This event was organised and supported by the Institute for Academic Development and the Information Services Group.

Making creative narratives: International Women’s Day Sketchathon

by Francesca Vavotici

International Women’s Day Sketchathon at the 2019 Festival of Creative Learning

Archival collections and materials are incredibly important research and learning tools, yet they can often seem too precious and valuable to be consulted by and become an integral part of the wider university community. Items and papers that should be studied and cherished are frequently put aside into boxes, never to be looked at again by anyone other than archivists and ‘serious’ academics, who, through their years of toiling, are seen to have achieved a special status as protectors of archival knowledge.

The International Women’s Day Sketchathon event aimed at debunking the mythology surrounding the archives, by encouraging all attendees to actively engage with and learn from the materials at the Centre for Research Collections in a relaxed and creative environment.

Through a series of fast-paced and fun art challenges, carried out in a collaborative and interactive way, we were able to explore archival stories of Edinburgh women that, throughout the course of the centuries, have left their indelible mark on their communities and professions. While the various expert speakers introduced us to different areas of research and uncovered interesting and diverse narratives of female empowerment, we were all given the opportunity to test our creative skills, forge a supportive atmosphere, and foster human bonds through collaborative sketching.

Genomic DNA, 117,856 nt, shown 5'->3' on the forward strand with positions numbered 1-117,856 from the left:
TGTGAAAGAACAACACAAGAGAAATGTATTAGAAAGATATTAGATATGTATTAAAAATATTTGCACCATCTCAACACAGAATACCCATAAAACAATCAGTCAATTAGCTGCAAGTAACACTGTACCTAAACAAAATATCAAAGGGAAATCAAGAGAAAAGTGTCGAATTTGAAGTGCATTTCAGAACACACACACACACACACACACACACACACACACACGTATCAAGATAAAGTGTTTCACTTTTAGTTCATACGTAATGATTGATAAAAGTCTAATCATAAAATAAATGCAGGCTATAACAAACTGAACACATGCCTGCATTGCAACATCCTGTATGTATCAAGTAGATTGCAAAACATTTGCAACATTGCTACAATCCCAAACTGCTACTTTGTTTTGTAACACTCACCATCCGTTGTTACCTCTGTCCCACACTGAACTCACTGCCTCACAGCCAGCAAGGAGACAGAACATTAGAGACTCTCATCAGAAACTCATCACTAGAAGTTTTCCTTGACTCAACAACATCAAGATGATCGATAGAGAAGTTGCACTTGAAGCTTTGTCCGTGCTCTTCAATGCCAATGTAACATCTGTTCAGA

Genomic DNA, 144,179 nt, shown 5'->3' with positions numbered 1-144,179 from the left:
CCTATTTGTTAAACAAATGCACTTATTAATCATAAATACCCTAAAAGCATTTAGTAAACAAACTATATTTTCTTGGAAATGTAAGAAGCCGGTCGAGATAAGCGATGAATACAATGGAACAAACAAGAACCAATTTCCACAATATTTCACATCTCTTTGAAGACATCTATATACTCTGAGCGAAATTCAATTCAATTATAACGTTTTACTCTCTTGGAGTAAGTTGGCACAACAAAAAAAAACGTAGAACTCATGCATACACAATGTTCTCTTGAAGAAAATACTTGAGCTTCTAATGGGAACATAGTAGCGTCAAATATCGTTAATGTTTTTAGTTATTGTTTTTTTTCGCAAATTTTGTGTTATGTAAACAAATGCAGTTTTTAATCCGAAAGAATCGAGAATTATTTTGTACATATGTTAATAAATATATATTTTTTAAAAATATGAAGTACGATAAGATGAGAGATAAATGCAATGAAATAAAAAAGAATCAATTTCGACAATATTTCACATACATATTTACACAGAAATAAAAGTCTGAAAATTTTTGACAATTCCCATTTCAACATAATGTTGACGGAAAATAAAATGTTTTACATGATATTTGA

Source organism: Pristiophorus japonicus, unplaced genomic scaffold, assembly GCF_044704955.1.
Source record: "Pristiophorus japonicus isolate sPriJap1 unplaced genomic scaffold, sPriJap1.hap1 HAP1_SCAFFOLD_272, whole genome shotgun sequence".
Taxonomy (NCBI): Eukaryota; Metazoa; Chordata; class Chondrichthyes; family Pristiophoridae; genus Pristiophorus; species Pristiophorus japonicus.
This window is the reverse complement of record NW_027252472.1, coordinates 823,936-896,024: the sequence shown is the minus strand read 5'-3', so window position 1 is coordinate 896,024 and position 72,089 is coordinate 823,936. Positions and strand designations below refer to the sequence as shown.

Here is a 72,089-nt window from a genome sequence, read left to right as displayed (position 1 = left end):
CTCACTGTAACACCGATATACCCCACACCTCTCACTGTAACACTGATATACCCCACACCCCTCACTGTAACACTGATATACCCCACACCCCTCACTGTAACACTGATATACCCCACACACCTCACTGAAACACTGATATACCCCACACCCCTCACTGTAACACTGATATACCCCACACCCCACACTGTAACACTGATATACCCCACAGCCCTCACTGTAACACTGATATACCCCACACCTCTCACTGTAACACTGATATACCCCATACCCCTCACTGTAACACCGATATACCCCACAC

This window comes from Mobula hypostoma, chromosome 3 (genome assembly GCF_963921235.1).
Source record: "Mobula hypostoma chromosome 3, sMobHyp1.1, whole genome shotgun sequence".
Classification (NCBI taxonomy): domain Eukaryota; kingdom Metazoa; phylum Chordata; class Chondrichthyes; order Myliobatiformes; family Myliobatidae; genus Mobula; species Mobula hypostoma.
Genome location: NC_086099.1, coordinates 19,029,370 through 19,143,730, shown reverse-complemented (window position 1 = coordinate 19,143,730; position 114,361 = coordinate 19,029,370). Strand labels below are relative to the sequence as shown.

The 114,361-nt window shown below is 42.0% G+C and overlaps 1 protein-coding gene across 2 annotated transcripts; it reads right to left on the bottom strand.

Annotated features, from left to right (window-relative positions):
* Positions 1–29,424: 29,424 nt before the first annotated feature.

As a group, we were encouraged to respond to different narratives and artworks by establishing creative and personal links, and using our imagination to produce original drawings and pictures to keep or gift as mementos of a surprising learning experience.

Utopian Dreaming: Part 2

Click here to read Utopian Dreaming: Part 1

In this post, we introduce each of our 9 Utopians and they share creative reflections on the experience of the EFI Utopia Lab pilot which took place at the Unviersity of Edinburgh on 3-5 June 2019.

Utopian Jane Alexander (c) Andrew Perry EFI Utopia Lab 2019

Dr Jane Alexander, Deputy Programme Director, MSc in Creative Writing (Online) , The University of Edinburgh

Utopia Lab was a collaborative ‘no-space’, a time and a place for contemplation, inquiry and innovation. Across our individual disciplines, we talked and we listened; we sparked off each other, generating light – and a little bit of heat, too.

Cal Newport (Deep Work, New York: Grand Central Publishing, 2016) has described how innovation tends to emerge not from interdisciplinary collaboration alone, but from a combination of collaboration and solitary work. He proposes a model he calls hub-and-spoke, based on the architecture of Building 20 at MIT, which in the aftermath of WWII served as an incubator for innovative research in part because its occupants – from many different disciplines, working on diverse projects – would frequently encounter each other in the intersecting corridors as they moved to and from their individual workspaces. It’s this combination of hub (the opportunity to exchange ideas and discuss problems with others) and spoke (the ability to retreat to a quiet, solitary workspace to pursue what Newport describes as ‘deep work’) that can enable new ideas and creative breakthroughs.